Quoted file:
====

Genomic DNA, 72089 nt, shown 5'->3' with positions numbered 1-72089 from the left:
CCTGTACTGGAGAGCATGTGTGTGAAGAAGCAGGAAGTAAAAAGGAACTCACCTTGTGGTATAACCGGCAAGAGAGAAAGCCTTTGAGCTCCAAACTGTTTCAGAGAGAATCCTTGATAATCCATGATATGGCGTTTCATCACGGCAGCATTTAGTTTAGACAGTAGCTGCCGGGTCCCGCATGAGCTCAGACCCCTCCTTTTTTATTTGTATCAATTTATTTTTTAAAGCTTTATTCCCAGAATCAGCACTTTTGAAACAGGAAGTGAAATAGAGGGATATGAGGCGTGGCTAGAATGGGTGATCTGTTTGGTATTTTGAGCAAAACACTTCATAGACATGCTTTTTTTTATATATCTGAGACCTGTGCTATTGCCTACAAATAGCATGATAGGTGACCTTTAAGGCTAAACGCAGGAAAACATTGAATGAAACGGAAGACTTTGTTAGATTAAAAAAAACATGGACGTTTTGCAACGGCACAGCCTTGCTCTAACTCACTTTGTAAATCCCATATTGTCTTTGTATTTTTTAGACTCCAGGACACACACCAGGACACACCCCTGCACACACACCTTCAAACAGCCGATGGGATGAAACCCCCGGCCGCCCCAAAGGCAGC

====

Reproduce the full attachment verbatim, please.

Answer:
Genomic DNA, 72089 nt, shown 5'->3' with positions numbered 1-72089 from the left:
CCTGTACTGGAGAGCATGTGTGTGAAGAAGCAGGAAGTAAAAAGGAACTCACCTTGTGGTATAACCGGCAAGAGAGAAAGCCTTTGAGCTCCAAACTGTTTCAGAGAGAATCCTTGATAATCCATGATATGGCGTTTCATCACGGCAGCATTTAGTTTAGACAGTAGCTGCCGGGTCCCGCATGAGCTCAGACCCCTCCTTTTTTATTTGTATCAATTTATTTTTTAAAGCTTTATTCCCAGAATCAGCACTTTTGAAACAGGAAGTGAAATAGAGGGATATGAGGCGTGGCTAGAATGGGTGATCTGTTTGGTATTTTGAGCAAAACACTTCATAGACATGCTTTTTTTTATATATCTGAGACCTGTGCTATTGCCTACAAATAGCATGATAGGTGACCTTTAAGGCTAAACGCAGGAAAACATTGAATGAAACGGAAGACTTTGTTAGATTAAAAAAAACATGGACGTTTTGCAACGGCACAGCCTTGCTCTAACTCACTTTGTAAATCCCATATTGTCTTTGTATTTTTTAGACTCCAGGACACACACCAGGACACACCCCTGCACACACACCTTCAAACAGCCGATGGGATGAAACCCCCGGCCGCCCCAAAGGCAGC